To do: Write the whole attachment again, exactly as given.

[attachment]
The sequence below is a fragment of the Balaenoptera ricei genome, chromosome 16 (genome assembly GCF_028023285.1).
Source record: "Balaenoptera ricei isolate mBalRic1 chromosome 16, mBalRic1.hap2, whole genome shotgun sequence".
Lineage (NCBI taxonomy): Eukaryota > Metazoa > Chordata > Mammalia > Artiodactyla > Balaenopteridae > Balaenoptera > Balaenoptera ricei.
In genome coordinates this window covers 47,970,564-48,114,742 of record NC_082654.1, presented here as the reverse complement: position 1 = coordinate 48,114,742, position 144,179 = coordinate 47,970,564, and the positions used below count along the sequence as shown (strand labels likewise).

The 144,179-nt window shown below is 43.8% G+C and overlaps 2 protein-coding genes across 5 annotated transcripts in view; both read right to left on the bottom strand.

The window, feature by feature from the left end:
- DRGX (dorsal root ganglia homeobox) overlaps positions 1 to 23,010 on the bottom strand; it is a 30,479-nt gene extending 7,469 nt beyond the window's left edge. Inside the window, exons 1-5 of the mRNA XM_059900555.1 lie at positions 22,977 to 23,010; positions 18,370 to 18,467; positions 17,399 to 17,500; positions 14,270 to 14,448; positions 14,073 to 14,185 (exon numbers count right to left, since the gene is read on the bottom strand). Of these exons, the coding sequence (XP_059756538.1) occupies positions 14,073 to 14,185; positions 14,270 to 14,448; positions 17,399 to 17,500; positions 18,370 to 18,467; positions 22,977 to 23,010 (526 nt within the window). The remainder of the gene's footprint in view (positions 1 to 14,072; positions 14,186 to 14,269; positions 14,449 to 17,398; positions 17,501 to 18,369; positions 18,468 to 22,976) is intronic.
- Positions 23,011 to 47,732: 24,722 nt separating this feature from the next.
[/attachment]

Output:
The sequence below is a fragment of the Balaenoptera ricei genome, chromosome 16 (genome assembly GCF_028023285.1).
Source record: "Balaenoptera ricei isolate mBalRic1 chromosome 16, mBalRic1.hap2, whole genome shotgun sequence".
Lineage (NCBI taxonomy): Eukaryota > Metazoa > Chordata > Mammalia > Artiodactyla > Balaenopteridae > Balaenoptera > Balaenoptera ricei.
In genome coordinates this window covers 47,970,564-48,114,742 of record NC_082654.1, presented here as the reverse complement: position 1 = coordinate 48,114,742, position 144,179 = coordinate 47,970,564, and the positions used below count along the sequence as shown (strand labels likewise).

The 144,179-nt window shown below is 43.8% G+C and overlaps 2 protein-coding genes across 5 annotated transcripts in view; both read right to left on the bottom strand.

The window, feature by feature from the left end:
- DRGX (dorsal root ganglia homeobox) overlaps positions 1 to 23,010 on the bottom strand; it is a 30,479-nt gene extending 7,469 nt beyond the window's left edge. Inside the window, exons 1-5 of the mRNA XM_059900555.1 lie at positions 22,977 to 23,010; positions 18,370 to 18,467; positions 17,399 to 17,500; positions 14,270 to 14,448; positions 14,073 to 14,185 (exon numbers count right to left, since the gene is read on the bottom strand). Of these exons, the coding sequence (XP_059756538.1) occupies positions 14,073 to 14,185; positions 14,270 to 14,448; positions 17,399 to 17,500; positions 18,370 to 18,467; positions 22,977 to 23,010 (526 nt within the window). The remainder of the gene's footprint in view (positions 1 to 14,072; positions 14,186 to 14,269; positions 14,449 to 17,398; positions 17,501 to 18,369; positions 18,468 to 22,976) is intronic.
- Positions 23,011 to 47,732: 24,722 nt separating this feature from the next.